Market Focus

Delta

Shares of Delta Air Lines took off today after the company said it saw per-seat revenue jump more than it expected last month. The late Thanksgiving holiday, which kept travelers away until early December, helped the airline up per-passenger revenue by 10%. Fuel also cost three cents less per gallon than Delta had predicted. That pleased investors sending the stock up 5.5% to $29.23.

General Electric

General Electric was downgraded by Oppenheimer to perform from outperform. The firm said GE’s stock price now reasonable reflects earnings expectations. That’s because, according to the analyst, 2014 will be a transitional period for the company as it refocuses on its industrial businesses. Shares were down slightly to $27.48.

Micron Technology

Another downgrade, this one for Micron Technology. Its shares took a hit today after RBC Capital lowered its rating on the chipmaker’s stock to sector perform from outperform. That despite Micron being one of the top percentage gainers in the S&P 500 for 2013. The note cited demand volatility and structural challenges that the company faces, making it earn less than its peers. The stock tumbled, down 3% to $20.97.

Hertz

We told you earlier this week that Hertz adopted a shareholder rights plan or poison pill to protect itself from a possible takeover. Today, there are reports that Carl Icahn is the target of the poison pill because he purchased 30 to 40 million shares of the car-rental business. There was also buzz that Dan Loeb took a stake in the company as well as Corvex Capital. Shares were down a fraction to $28.50.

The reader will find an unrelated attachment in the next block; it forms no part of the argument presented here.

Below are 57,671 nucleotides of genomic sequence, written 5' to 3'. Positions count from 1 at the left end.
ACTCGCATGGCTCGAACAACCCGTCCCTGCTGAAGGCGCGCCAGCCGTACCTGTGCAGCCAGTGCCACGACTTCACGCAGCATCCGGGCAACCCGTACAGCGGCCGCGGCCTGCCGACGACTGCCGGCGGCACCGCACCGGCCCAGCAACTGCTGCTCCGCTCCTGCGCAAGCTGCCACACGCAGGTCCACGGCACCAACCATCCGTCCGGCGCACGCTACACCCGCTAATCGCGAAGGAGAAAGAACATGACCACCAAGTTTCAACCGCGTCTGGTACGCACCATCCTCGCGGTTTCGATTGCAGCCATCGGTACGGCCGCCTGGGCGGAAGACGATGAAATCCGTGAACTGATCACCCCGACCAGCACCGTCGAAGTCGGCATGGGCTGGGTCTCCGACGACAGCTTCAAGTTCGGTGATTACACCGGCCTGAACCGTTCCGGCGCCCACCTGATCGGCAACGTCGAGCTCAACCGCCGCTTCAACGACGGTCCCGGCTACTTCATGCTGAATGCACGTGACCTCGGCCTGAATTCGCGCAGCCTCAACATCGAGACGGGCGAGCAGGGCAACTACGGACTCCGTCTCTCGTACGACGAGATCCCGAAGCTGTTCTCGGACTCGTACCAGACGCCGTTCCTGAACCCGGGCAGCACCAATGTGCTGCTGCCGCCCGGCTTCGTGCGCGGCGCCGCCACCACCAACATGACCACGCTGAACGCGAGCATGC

Jos. A Bank

Jos. A Bank is tightening its poison pill requirements. This is the latest move in the continuing takeover battle between Banks and Men’s Wearhouse. Now, the shareholder rights plan will be activated if someone buys 10% of the company’s shares, it used to be set at 20%. The move comes just one week after Banks rejected a bid from its larger rival, Men’s Wearhouse. Today, shares were off slightly to $54.40.

General Mills

The cereal maker, General Mills, started producing its iconic Cheerios cereal with no genetically modified content. The company switched its sugar and corn sources to address the growing controversy over the use of GMOs. A spokesperson for the company said the change required a significant investment and only applies to the originally flavored Cheerios, not to other types like Honey Nut. Today, shares fell a fraction to $49.26.

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